Cory: I do a lot of visual art, so that was always kind of my main focus.

TC: You went to Pratt, right?

Cory: Yeah, I went to Pratt for printmaking, so I do a lot of printmaking and drawing and sewing and all sorts of stuff. But yeah, I was never really focused on music as my main thing until we started doing Lizard Kisses.

TC: Marc, do you come from a musical family?

Marc: Not at all. When I was really young my mother pressed piano lessons on to me which...

TC: Leads to some vivid imagery?

John: She forced you to do it?

Marc: Yeah, actually my teacher quit on me. When I was like eight I never practiced, and then at one point she was just like, you don’t want to do this. So that kind of tainted my experience on learning to read music and play music conventionally. Then I remember when I was eleven or twelve or something I asked my mom to buy me a Squire pack, but I never played it. I didn’t play until I was like nineteen or twenty.

John: You didn’t start playing guitar until you were twenty?

Marc: Yeah, seriously.

John: That’s fucking funny. I seriously thought that you’d been playing since you were like...

Marc: Nope.

John: A little adolescent.

Marc: And it really took me meeting someone who showed me open tuning. Open tunings kind of changed the way I saw my guitar. When I didn’t know how to play guitar, I would play in front of the mirror and try to mimic chords and it just never connected. It didn't mean anything to me. I don’t know. I played bass a little bit before that, so the one-note kind of thing made sense to me. I started playing a little bit more when I learned open tunings and started seeing shapes and then playing with John in the last five years.

TC: What about open tunings made it click?

Marc: It was the fact that I could just hold one string down and it would change the whole chord, and I can move that around. I mean I play in standard now. So I’ve translated that into bar chords or power chords and minors and stuff. But it was just the fact that it made it seem less hard than I thought it was.

TC: Broke it down to a simpler form.

Marc: Maybe seeing an instrument in a different context than what you’re used to changes the way you might play it. After that realization a lot of, like, two chord progressions turned into four chord progressions.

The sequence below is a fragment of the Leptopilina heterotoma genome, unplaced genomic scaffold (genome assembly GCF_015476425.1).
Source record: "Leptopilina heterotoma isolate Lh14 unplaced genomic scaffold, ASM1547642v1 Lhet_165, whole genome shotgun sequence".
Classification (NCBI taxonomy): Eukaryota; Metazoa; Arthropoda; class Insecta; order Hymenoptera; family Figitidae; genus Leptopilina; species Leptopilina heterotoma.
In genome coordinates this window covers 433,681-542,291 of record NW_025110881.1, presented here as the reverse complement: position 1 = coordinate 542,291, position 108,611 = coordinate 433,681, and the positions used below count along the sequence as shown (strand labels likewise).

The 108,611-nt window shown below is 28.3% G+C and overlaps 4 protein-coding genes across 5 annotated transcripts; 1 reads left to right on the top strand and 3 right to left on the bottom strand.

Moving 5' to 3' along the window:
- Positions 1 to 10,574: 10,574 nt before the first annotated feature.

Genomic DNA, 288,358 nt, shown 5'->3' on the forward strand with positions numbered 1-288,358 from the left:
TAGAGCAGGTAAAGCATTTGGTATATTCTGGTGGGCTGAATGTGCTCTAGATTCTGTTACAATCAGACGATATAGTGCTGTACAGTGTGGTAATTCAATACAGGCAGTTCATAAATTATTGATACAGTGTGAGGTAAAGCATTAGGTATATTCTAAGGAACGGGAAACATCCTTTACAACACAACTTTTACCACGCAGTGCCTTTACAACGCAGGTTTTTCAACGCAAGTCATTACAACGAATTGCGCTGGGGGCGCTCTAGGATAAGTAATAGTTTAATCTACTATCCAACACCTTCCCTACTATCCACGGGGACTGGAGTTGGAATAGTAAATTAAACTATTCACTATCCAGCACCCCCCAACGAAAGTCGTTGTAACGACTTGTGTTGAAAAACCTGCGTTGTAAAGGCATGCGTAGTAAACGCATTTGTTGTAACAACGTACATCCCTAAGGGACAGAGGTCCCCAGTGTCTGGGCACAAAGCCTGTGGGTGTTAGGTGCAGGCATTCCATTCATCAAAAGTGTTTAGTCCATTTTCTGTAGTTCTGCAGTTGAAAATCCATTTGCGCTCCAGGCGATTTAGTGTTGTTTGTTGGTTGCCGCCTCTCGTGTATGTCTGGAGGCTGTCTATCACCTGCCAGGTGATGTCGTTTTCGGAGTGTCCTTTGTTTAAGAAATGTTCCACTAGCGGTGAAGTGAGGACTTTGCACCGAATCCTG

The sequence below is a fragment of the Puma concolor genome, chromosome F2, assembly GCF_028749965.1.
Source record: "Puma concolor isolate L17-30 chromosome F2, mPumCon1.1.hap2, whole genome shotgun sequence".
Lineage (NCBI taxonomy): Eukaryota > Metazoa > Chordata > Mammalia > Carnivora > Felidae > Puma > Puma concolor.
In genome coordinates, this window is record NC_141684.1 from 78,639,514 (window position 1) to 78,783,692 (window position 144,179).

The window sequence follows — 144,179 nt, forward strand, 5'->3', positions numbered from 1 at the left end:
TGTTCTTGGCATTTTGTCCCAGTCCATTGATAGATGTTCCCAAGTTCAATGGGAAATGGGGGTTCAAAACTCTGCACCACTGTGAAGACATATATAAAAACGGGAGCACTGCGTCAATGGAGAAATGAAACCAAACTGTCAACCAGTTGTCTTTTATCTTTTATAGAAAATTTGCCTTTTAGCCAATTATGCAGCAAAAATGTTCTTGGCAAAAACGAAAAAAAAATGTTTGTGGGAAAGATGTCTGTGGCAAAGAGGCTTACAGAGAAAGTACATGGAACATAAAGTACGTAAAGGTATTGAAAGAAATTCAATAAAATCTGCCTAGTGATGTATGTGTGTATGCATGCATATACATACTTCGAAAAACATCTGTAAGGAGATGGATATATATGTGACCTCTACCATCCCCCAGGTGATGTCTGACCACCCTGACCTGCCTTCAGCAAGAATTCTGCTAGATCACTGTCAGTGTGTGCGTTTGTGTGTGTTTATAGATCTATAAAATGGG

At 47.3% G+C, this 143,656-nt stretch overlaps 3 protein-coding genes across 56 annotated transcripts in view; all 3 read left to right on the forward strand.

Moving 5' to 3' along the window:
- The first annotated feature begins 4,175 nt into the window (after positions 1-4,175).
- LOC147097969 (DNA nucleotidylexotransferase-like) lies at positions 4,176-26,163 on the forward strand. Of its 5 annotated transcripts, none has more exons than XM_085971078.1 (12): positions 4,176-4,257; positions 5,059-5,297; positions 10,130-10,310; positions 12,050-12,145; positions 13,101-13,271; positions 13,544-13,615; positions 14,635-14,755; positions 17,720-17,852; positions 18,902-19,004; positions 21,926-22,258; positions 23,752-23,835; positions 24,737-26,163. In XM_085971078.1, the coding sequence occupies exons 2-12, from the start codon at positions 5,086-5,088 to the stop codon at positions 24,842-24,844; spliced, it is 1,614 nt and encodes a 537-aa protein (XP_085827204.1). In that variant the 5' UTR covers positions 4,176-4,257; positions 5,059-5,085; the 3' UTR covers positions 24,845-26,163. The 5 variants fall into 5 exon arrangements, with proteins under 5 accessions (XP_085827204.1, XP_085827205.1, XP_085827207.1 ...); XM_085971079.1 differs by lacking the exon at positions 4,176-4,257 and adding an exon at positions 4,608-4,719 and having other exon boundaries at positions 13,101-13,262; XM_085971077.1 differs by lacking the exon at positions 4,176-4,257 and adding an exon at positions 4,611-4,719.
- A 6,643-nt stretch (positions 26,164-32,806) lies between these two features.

TC: Cory, how did you and Marc meet?

Cory: Um, we...

Marc: This is a good story.

Cory: We met at the Guggenheim Museum. We both worked there. I worked in the gift shop and Marc worked handing out audio guides. And then one day he came into the gift shop and he bought some stuff from me. He bought—I remember what he bought...

Marc: This silver backpack.

Cory: He bought a silver backpack.

Marc: It was like, a children’s backpack.

Cory: It was a little mini backpack for kids and he bought it and he was like, “Oh, I work here.” And then I was like, “Oh, well then you get an employee discount.”

Marc: And then our romance blossomed.

[All laugh.]

John: Fountain of love.

Marc: I had a bunch of coworkers telling me about Cory and they’re like, “Dude, she’s really hot.” You know, so I went into the gift store and I was like, woah. But actually I have uh... It’s almost our five-year anniversary.

Cory: What do you have?

Marc: I have that poster.

Cory: Oh yeah.

Marc: So, John and I used to play in a band called Innocuous, and this was kind of Cory's and my first date. I invited her to this show.

Cory: Yeah, he came back into the gift shop and invited me to see Lower Dens.

TC: Oh man, I love Lower Dens. You guys played with them?

John: Yeah, I’m from Maryland. Jana Hunter’s my sister.

TC: Really? Word.

John : So we toured with them a while.

Cory: Yeah so that’s...

TC: How you guys met.

Cory: Our story.

TC: That’s a good story.

Marc: Yeah, totally.

TC: Very cute. It all started with a silver backpack.

Marc: Yeah.

Cory: Yeah. I wonder if you still have it.

Marc: I still have it somewhere in the storage room over there.

TC: Well, let’s hear how you guys started to make music together.

Marc: So, we were together for a while and then I went on tour. I quit that job at the Guggenheim and I went on tour with John for a month and Cory went to...You went to Haiti, right? Or you went to Cuba?

Cory: I went to Cuba and then Haiti.

Marc: So we spent a month apart, or a month and a half. Then when we got back we decided to go to Cory’s parents house in Vermont. I always romanticized making a record in a cabin or something. Or just isolated somewhere. This seemed like a good opportunity. It was cool, we spent about two weeks there making music. We had skeletons of songs beforehand and chord progressions. When we got back we realized we had completed a few tracks and that was kind of the catalyst.